27 June 2019 1.00pm — 2.00pm
Lecture Theatre, Weston Library (Map)
Professor Steven Balbus
Janet Walwyn | firstname.lastname@example.org | 01865 287156
DescriptionThe traditional image of the astronomer peering through the eyepiece of a telescope and recording data is badly dated. Modern astronomy makes use, not only of the light our eyes can perceive, but of radiation across the electromagnetic spectrum, from radio waves to gamma radiation. At the end of the 20th century, astronomers learned how to use what amounts to star-quakes to peer inside the sun and deduce its internal structure. Most amazingly, in the last few years we have learned how to detect gravity in its radiant form, so that we can now see the darkest objects of all: black holes. In this presentation, Professor Balbus will review these achievements and speculate on what the future will bring.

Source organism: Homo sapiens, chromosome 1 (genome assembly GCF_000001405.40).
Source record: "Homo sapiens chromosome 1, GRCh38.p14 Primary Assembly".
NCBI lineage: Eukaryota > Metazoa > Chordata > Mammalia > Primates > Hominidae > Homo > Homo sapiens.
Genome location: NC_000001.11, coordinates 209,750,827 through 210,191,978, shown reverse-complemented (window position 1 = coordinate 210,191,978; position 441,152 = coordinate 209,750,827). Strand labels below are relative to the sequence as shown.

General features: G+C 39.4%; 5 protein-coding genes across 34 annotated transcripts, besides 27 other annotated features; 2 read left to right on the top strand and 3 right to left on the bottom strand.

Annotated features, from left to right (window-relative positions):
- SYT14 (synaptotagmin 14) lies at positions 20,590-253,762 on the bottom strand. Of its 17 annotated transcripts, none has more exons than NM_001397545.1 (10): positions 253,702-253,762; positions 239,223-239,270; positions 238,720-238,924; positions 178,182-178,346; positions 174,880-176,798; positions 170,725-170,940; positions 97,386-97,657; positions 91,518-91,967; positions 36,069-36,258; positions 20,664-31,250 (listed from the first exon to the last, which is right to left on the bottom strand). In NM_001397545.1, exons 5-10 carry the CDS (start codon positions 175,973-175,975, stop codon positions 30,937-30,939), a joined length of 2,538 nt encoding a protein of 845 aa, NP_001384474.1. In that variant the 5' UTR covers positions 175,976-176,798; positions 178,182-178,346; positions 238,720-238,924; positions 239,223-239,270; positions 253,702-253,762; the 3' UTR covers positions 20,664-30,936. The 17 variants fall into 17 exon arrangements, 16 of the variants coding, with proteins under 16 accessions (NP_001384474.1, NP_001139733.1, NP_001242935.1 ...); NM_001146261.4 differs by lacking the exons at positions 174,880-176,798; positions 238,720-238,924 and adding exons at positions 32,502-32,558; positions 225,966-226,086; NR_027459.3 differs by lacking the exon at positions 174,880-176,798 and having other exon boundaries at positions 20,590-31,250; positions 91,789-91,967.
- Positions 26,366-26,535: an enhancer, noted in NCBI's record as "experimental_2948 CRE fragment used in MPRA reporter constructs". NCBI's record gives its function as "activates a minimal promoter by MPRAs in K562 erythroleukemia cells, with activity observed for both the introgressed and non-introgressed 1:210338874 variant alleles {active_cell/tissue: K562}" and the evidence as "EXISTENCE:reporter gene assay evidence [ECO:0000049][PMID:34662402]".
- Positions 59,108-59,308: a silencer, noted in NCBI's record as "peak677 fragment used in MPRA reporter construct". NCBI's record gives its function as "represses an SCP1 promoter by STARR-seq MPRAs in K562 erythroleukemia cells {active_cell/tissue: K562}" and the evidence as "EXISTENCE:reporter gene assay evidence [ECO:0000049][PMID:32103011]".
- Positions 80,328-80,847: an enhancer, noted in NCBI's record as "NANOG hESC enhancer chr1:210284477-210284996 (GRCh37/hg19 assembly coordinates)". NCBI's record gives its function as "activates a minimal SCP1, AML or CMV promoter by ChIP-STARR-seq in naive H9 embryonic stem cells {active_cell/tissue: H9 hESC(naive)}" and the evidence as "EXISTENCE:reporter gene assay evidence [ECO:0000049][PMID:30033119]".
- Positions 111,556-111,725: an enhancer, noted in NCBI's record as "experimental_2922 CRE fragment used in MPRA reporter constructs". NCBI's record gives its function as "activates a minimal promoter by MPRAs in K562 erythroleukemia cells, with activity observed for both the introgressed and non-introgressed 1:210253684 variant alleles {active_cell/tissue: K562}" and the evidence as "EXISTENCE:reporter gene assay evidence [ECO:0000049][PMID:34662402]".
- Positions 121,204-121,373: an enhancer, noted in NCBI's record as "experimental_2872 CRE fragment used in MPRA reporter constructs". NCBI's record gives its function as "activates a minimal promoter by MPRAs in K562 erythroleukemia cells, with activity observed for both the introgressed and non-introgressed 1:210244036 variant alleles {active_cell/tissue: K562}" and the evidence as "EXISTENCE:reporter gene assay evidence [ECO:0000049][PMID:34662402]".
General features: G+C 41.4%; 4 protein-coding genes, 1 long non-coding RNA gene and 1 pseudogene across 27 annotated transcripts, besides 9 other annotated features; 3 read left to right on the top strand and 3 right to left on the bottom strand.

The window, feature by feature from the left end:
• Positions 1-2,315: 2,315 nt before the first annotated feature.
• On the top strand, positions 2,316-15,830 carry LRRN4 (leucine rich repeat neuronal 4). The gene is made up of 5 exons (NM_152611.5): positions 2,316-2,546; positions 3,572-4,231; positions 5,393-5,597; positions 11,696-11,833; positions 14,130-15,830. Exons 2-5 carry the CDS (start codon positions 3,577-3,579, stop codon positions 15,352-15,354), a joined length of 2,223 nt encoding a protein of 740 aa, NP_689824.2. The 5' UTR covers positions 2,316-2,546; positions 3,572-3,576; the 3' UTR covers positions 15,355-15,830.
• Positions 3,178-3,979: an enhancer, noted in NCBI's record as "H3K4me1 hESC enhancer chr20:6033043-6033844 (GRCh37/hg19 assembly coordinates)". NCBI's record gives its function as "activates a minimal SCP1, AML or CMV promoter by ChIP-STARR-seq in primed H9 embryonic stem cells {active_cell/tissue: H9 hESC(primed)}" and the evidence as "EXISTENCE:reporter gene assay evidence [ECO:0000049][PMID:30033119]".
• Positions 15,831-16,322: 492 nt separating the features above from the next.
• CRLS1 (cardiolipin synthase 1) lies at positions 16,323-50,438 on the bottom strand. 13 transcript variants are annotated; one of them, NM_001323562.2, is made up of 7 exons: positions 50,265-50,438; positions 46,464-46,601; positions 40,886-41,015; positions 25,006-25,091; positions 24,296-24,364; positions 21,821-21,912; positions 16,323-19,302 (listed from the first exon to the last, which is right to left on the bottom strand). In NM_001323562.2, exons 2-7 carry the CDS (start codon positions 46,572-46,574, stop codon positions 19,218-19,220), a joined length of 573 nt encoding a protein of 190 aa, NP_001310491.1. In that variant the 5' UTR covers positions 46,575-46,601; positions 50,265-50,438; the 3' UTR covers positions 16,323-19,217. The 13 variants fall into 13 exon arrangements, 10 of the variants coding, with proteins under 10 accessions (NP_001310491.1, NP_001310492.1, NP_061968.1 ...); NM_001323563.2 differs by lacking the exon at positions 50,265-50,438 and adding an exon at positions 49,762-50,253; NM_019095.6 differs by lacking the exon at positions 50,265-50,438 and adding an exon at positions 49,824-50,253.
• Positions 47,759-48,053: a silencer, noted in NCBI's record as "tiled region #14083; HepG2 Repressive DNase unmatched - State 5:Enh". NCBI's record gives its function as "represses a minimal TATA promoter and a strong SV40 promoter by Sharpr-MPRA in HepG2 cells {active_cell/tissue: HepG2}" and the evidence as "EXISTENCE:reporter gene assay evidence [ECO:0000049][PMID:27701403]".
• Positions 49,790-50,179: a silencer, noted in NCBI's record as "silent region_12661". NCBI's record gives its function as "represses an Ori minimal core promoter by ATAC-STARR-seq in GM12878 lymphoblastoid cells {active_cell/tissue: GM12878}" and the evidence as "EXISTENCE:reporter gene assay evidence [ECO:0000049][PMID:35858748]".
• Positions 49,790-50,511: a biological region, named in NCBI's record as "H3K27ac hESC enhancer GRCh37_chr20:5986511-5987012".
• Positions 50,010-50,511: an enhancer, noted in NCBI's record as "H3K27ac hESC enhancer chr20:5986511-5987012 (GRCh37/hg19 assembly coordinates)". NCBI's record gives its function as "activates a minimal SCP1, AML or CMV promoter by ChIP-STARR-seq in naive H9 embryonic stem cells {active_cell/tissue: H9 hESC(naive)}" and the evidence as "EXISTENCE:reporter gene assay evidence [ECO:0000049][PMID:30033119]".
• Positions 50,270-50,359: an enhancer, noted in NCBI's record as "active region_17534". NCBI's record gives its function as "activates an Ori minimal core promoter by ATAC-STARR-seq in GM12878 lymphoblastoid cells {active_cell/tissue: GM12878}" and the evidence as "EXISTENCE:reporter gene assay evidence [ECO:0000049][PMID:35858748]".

This event is free.Lectures and talks; Free events